Manfredi Nicoletti. Sergio Musmeci. Organicità di forme e forze nello spazio. Universale di architettura, 54 (Turin: Testo & Immagine, 1999). 95 pp.; 75 b&w illustrations; 11 color illustrations.
Reviewed by Alessandra Capanna
Sergio Musmeci's very cultured and refined activity is the answer to those who believe that the studies concerning the relationship between architecture and mathematics are much too theoretical. Musmeci is one of the most daring and transgressive engineers born in the twentieth century; he was master equally of music, astronomy, aeronautics, mathematics, and philosophy, all of which informed his structures, whose shape was determined by the spatial distribution of static actions. Musmeci thought that he could reach the expression of "modernity" through science. He is the designer of a project for the bridge on the Strait of Messina that has been only recently understood and appreciated, more than twenty years after its conception.
The book consists in two parts that complement one another. The first part is the exposition of his research subjects and the explanation of their geometrical and scientific characteristics. The second part reviews Musmeci's works. His works are substantially of two types. The first ones are referred to as "geometry of the continuous", as in the constructive technique of the lightweight stressed skin structures and improved in Musmeci's "form with no name" elaborated for the bridge on the Basento (pages 60-67). This bridge is better illustrated in this book than in earlier publications about it, written in the fifties. "The forms can be truly defined as three-dimensional because they are endowed with a different kind of curvature and orientation in space, in every point, because in space the intensity and the direction of strength at each point will be different" (p. 23). So Musmeci conceives, in a definitive way, an overcoming of the structural empirism of the nineteenth century. During that period the construction of spatial forms was obtained through automorphic transpositions of symmetries through the rotation or the traslation of plane figures, so that the volume was directly connected with the concept of structural minimum.
This subject of research, crisscrossing through Musmeci's studies, is testified to from the very first pages on, beginning with the story about the solution of a scientific problem in which he was engaged since he was a student, the determination of the arch-limit shape. "Its equation is y = log cos X (a part from some multiplicative constants depending on the resistance of building materials)" and it looks like a very extended parabola. This curve has some very interesting properties, particularly that the angle between the median axis of the parabola and the horizontal line is proportional to its abscissa, that is, the distance from the vertical axis. The limit span of this arch is that distance corresponding to a 90° angle.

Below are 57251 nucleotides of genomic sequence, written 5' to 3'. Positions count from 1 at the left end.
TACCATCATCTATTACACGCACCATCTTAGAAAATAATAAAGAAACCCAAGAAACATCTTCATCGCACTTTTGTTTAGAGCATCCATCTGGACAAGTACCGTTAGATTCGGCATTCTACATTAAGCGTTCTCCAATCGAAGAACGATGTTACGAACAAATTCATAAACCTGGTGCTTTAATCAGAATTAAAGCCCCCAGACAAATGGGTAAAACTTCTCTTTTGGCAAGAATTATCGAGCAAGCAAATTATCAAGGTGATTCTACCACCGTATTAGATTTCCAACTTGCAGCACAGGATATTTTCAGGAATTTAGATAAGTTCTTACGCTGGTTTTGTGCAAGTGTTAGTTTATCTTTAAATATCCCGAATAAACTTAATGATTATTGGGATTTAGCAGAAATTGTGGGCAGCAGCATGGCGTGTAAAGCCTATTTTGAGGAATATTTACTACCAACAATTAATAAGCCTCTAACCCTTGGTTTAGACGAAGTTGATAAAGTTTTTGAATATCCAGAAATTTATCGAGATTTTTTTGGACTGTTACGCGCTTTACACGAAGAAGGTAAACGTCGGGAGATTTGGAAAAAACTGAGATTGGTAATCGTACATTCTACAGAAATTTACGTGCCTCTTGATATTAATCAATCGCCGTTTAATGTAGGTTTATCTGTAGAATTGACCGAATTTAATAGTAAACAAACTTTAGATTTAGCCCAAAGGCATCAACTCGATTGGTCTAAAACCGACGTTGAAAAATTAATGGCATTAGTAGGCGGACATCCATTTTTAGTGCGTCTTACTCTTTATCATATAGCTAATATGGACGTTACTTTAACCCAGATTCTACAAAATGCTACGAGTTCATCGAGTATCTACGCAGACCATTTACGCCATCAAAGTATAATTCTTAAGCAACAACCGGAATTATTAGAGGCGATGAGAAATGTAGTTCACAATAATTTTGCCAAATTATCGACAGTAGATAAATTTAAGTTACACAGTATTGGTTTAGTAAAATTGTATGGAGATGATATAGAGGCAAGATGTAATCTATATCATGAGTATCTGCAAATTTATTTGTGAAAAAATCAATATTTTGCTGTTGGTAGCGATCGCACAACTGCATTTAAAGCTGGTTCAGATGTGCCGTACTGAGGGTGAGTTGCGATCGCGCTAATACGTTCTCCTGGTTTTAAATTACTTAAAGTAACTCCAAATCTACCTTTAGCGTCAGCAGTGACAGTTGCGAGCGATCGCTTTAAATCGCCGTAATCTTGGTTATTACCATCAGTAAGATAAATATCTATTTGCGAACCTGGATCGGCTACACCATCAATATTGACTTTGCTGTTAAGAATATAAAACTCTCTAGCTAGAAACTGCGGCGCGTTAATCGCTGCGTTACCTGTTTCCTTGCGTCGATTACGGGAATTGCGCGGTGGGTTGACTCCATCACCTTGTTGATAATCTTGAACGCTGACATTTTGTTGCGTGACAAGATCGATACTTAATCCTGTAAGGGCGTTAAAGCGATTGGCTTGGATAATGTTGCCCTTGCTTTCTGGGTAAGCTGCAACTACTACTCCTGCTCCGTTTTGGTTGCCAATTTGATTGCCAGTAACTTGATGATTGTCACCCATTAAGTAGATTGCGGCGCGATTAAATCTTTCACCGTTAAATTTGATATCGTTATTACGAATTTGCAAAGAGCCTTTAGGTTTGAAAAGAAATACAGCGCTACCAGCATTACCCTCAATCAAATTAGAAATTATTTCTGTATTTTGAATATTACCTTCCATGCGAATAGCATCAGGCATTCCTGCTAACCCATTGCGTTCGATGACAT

The other subject of Musmeci's researches concerns those aggregated structures that are the expression of a geometry of discontinuity, represented by the crystallographic conformation of trussed structures. In 1979 in piazza San Salvatore in Lauro, Rome, Musmeci exhibited his works on aggregated structures (pages 43-52), illustrating the "enigmatic and sharp space frames", that are trussed systems geometrically constructed through the same formative process of regular and irregular polyedrons and their reciprocal transformation from one into the others. His studies on polyedrons culminated with the definition of the anti-polyedron, a potentially unlimited and undetermined geometrical figure, even though it was generated from regular figures (pages 19-22).
Nicoletti's homage to his friend is particularly important in light of the fact that there are very few publications about Musmeci, and that Musmeci's research is often hardly understood, with the exception of a very interesting monographic number of the italian review Parametro (n.80 - October 1979) written by Musmeci himself, explaining his aesthetic and philosophical theories, illustrating the scientific and mathematical basis of his researches and finally bringing to light the historical origins and the processes for obtaining ever greater knowledge from which his architectures come.
Alessandra Capanna is an Italian Architect living and working in Rome. She has taken her degree in Architecture at University of Rome 'La Sapienza', from which she also received her Ph.D, discussing a thesis entitled "Strutture Matematiche della Composizione", concerning the logical paradigms in music and in architecture. She is the author of Le Corbusier. Padiglione Philips, Bruxelles (Universale di Architettura 67, January 2000), on the correspondence between the geometry of hyperbolic paraboloids and technical and acoustic needs, and its final and aesthetics consequences. Among her published articles on mathematical principles both in music and in architecture are "Una struttura matematica della composizione", remarking the idea of self-similarity in composition; "Musica e Architettura. Tra ispirazione e metodo", about three architectures by Steven Holl, Peter Cook and Daniel Libeskind; and "Iannis Xenakis. Combinazioni compositive senza limiti", taken from a lecture given at the Dipartimento di Progettazione Architettonica e Urbana at the University of Rome.
Copyright ©2000 Kim Williams Books
Book Review Editor Michael Ostwald